Wednesday, December 19, 2012

Holidays..Permission Granted to Celebrate as You Please

This is a repost from October, 2011. While the article deals mainly with Thanksgiving, the thoughts behind it are still very relevant for every major holiday.


Last year I wrote a post and called myself a Grinch. (Read the post. Its a goodie-promise) We are raised that we are supposed to revel in this time of year. We are taught that our entire society lives or dies based upon a few short hours on certain given days.  That somehow if we do not participate in these celebrations, as prescribed by some holiday-deity (I'm talking Hallmark or Norman Rockwell here, not God Almighty), then we have forfeited our right to be happy at this time of year. Well, as the US commanding general at the Battle of the Bulge, once said to the Nazis when asked to surrender, I say "nuts" to anyone who thinks that we cannot stand up and be happy.

Honestly,  I do love this time of year (Bit of a change for me from last year I know. Maybe my temperament is better- fewer menopause symptoms- or this post is up earlier than last year's Grinch post.) but I also hate this time of year (OK remembering what is to come). Oh I love the sights, the sounds and the smells. The boys love these things, not so much. When they were little it was the sensory overload that got to them. Too much of everything crammed into just a few short weeks that spills over into a hullabaloo of relatives, and an unknown and uncomfortable social reality. On Thanksgiving they used to hide in my sister-in-law's basement away from the crush of people and watch TV or play their video games. They sat quiet by themselves while everyone else "holidayed."  We, of course, would check on them periodically and on most occasions their younger cousins would sit with them and watch their dvds as well. But it was not enjoyable for them. Their holiday experience was sorely lacking.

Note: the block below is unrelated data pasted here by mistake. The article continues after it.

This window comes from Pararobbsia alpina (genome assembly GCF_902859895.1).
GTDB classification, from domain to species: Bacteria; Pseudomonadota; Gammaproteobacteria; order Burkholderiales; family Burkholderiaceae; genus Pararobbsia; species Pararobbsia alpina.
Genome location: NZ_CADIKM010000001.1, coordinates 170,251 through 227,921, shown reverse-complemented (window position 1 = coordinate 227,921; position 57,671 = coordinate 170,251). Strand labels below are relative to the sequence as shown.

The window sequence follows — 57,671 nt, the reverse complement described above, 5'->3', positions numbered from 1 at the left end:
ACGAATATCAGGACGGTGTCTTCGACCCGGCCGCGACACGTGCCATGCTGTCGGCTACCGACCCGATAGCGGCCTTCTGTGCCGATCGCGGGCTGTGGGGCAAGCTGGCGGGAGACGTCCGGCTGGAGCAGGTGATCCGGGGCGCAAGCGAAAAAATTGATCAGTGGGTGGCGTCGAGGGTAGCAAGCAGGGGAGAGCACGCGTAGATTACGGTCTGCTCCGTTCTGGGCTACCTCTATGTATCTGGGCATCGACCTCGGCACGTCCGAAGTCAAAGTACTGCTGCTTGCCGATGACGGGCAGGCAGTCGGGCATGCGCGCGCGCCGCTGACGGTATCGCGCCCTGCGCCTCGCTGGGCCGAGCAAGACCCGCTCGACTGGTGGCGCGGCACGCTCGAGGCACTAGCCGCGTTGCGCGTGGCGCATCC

I know the theory behind the "get togethers" for them, has to do with getting to know your relatives and understanding that there are people in the world who are attached to you in some way. But that is not what the boys learned. What they learned is that whenever they see a relative they are uncomfortable, feel overwhelmed and quite frankly would rather be somewhere else. There is no connection to these people they see once a year. There is no attachment. They don't even remember people's names.

Read the rest HERE.